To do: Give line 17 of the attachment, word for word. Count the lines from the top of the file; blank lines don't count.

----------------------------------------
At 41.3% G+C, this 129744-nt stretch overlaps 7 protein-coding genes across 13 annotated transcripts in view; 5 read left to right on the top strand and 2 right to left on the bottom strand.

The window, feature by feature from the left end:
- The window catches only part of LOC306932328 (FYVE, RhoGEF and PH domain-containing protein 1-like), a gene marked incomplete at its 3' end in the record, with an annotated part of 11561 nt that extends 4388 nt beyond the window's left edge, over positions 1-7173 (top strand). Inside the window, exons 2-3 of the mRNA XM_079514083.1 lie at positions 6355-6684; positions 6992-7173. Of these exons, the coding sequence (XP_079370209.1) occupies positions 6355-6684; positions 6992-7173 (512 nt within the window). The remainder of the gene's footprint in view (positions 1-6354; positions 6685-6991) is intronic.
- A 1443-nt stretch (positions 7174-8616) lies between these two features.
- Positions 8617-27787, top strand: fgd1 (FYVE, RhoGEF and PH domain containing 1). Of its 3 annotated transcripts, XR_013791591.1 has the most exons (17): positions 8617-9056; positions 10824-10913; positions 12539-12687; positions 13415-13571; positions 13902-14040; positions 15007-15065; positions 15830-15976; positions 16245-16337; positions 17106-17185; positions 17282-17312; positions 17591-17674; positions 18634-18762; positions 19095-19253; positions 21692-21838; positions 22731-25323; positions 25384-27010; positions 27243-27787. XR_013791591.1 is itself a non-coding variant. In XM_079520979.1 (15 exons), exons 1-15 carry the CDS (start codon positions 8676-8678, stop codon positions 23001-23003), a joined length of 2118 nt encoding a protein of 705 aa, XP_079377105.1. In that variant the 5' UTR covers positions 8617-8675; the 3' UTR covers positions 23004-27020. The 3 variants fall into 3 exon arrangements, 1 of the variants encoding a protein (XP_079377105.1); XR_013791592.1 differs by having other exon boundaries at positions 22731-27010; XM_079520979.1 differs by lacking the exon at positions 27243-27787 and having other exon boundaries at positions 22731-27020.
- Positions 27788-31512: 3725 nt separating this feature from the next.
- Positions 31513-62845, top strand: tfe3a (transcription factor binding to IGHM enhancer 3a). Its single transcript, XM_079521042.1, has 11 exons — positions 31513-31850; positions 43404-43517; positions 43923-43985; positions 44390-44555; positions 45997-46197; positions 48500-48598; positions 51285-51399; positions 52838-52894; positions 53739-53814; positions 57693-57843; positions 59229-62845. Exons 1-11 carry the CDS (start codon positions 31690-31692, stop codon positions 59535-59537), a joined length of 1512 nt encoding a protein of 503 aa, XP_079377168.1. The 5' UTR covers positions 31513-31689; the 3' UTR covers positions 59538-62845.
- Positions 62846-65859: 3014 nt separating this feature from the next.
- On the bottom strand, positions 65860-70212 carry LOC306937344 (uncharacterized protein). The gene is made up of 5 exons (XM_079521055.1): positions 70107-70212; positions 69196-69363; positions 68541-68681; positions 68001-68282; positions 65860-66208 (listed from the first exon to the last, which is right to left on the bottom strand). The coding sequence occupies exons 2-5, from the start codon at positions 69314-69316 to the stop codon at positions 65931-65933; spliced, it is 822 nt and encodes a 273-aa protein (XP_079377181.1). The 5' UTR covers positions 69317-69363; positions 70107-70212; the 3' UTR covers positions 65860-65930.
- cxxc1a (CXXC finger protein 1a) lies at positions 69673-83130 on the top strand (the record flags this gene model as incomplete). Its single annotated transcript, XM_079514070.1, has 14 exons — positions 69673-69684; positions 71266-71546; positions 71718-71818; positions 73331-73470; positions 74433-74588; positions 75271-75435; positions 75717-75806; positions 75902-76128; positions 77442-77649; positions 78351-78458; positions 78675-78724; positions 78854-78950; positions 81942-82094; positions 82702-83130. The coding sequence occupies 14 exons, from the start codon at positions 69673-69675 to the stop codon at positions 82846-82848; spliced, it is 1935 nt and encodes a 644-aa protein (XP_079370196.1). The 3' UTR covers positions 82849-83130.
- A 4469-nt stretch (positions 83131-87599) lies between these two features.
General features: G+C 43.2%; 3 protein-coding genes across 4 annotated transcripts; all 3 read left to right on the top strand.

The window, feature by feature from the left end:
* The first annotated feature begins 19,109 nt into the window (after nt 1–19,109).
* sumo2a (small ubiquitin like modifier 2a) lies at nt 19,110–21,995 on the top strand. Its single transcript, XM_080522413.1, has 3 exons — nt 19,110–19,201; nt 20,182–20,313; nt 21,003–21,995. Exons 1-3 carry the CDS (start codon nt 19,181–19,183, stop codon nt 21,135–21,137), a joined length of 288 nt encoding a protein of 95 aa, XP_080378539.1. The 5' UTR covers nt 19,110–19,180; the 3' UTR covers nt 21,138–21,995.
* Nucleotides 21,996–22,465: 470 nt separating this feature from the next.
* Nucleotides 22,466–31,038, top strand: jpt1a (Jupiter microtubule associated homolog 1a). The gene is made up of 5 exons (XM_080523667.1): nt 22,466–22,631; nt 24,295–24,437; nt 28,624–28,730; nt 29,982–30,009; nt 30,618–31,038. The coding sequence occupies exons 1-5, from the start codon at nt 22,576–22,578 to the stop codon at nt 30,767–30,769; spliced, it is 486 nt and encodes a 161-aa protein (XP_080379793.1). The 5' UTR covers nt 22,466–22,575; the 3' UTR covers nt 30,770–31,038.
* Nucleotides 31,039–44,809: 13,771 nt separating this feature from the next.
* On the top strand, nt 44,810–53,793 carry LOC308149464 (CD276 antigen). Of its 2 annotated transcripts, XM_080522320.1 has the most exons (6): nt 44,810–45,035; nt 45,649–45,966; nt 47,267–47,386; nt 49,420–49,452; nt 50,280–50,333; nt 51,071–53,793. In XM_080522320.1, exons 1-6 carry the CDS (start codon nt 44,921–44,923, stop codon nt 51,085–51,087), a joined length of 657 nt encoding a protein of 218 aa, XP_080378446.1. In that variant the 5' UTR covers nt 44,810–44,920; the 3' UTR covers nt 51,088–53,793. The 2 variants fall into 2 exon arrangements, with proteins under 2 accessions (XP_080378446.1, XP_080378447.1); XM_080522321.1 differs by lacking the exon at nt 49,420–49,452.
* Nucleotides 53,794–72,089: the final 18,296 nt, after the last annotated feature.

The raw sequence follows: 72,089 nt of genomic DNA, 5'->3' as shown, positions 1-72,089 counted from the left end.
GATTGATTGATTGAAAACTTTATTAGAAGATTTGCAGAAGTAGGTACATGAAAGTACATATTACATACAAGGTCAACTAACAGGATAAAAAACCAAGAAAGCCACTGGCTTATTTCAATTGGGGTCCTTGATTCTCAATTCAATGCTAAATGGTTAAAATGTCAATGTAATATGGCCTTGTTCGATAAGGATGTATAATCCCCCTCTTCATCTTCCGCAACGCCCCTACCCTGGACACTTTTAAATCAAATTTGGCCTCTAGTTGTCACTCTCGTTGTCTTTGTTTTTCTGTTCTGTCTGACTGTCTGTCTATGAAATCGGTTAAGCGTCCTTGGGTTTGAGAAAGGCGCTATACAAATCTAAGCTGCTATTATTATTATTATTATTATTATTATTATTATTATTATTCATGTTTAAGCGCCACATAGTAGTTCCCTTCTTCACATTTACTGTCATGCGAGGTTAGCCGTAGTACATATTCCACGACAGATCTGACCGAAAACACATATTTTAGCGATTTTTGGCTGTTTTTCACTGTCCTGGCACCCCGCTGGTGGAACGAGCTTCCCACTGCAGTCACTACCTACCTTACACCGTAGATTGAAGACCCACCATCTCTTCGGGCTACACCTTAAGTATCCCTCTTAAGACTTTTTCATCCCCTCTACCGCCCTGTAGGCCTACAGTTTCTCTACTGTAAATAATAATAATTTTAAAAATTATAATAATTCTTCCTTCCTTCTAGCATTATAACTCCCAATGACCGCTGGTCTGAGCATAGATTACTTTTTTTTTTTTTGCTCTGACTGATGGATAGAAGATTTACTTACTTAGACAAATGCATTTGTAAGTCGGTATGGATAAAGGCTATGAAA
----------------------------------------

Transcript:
* Nucleotides 22,466–31,038, top strand: jpt1a (Jupiter microtubule associated homolog 1a). The gene is made up of 5 exons (XM_080523667.1): nt 22,466–22,631; nt 24,295–24,437; nt 28,624–28,730; nt 29,982–30,009; nt 30,618–31,038. The coding sequence occupies exons 1-5, from the start codon at nt 22,576–22,578 to the stop codon at nt 30,767–30,769; spliced, it is 486 nt and encodes a 161-aa protein (XP_080379793.1). The 5' UTR covers nt 22,466–22,575; the 3' UTR covers nt 30,770–31,038.